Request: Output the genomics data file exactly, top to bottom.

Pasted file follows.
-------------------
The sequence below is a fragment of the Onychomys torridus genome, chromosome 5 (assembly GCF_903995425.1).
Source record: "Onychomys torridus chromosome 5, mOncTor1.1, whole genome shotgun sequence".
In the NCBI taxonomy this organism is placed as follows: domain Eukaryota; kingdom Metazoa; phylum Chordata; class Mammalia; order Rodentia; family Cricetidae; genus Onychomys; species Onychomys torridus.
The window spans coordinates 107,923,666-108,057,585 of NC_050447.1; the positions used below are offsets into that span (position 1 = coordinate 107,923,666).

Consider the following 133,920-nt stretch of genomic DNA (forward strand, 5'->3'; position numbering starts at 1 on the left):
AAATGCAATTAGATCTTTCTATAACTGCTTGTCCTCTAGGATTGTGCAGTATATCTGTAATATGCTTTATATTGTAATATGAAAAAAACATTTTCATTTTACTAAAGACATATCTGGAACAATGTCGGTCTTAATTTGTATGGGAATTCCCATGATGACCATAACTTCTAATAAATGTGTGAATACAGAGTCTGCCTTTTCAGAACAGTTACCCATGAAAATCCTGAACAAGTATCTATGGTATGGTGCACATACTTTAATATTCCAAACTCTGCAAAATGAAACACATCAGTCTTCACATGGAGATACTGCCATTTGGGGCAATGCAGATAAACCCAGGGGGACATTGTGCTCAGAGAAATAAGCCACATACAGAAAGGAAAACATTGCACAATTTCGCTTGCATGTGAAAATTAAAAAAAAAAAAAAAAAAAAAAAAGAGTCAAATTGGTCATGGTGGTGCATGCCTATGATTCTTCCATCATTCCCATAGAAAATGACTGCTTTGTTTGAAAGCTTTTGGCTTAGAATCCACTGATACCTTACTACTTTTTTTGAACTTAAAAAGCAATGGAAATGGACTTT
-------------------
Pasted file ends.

The sequence below is a fragment of the Onychomys torridus genome, chromosome 5 (assembly GCF_903995425.1).
Source record: "Onychomys torridus chromosome 5, mOncTor1.1, whole genome shotgun sequence".
In the NCBI taxonomy this organism is placed as follows: domain Eukaryota; kingdom Metazoa; phylum Chordata; class Mammalia; order Rodentia; family Cricetidae; genus Onychomys; species Onychomys torridus.
The window spans coordinates 107,923,666-108,057,585 of NC_050447.1; the positions used below are offsets into that span (position 1 = coordinate 107,923,666).

Consider the following 133,920-nt stretch of genomic DNA (forward strand, 5'->3'; position numbering starts at 1 on the left):
AAATGCAATTAGATCTTTCTATAACTGCTTGTCCTCTAGGATTGTGCAGTATATCTGTAATATGCTTTATATTGTAATATGAAAAAAACATTTTCATTTTACTAAAGACATATCTGGAACAATGTCGGTCTTAATTTGTATGGGAATTCCCATGATGACCATAACTTCTAATAAATGTGTGAATACAGAGTCTGCCTTTTCAGAACAGTTACCCATGAAAATCCTGAACAAGTATCTATGGTATGGTGCACATACTTTAATATTCCAAACTCTGCAAAATGAAACACATCAGTCTTCACATGGAGATACTGCCATTTGGGGCAATGCAGATAAACCCAGGGGGACATTGTGCTCAGAGAAATAAGCCACATACAGAAAGGAAAACATTGCACAATTTCGCTTGCATGTGAAAATTAAAAAAAAAAAAAAAAAAAAAAAAGAGTCAAATTGGTCATGGTGGTGCATGCCTATGATTCTTCCATCATTCCCATAGAAAATGACTGCTTTGTTTGAAAGCTTTTGGCTTAGAATCCACTGATACCTTACTACTTTTTTTGAACTTAAAAAGCAATGGAAATGGACTTT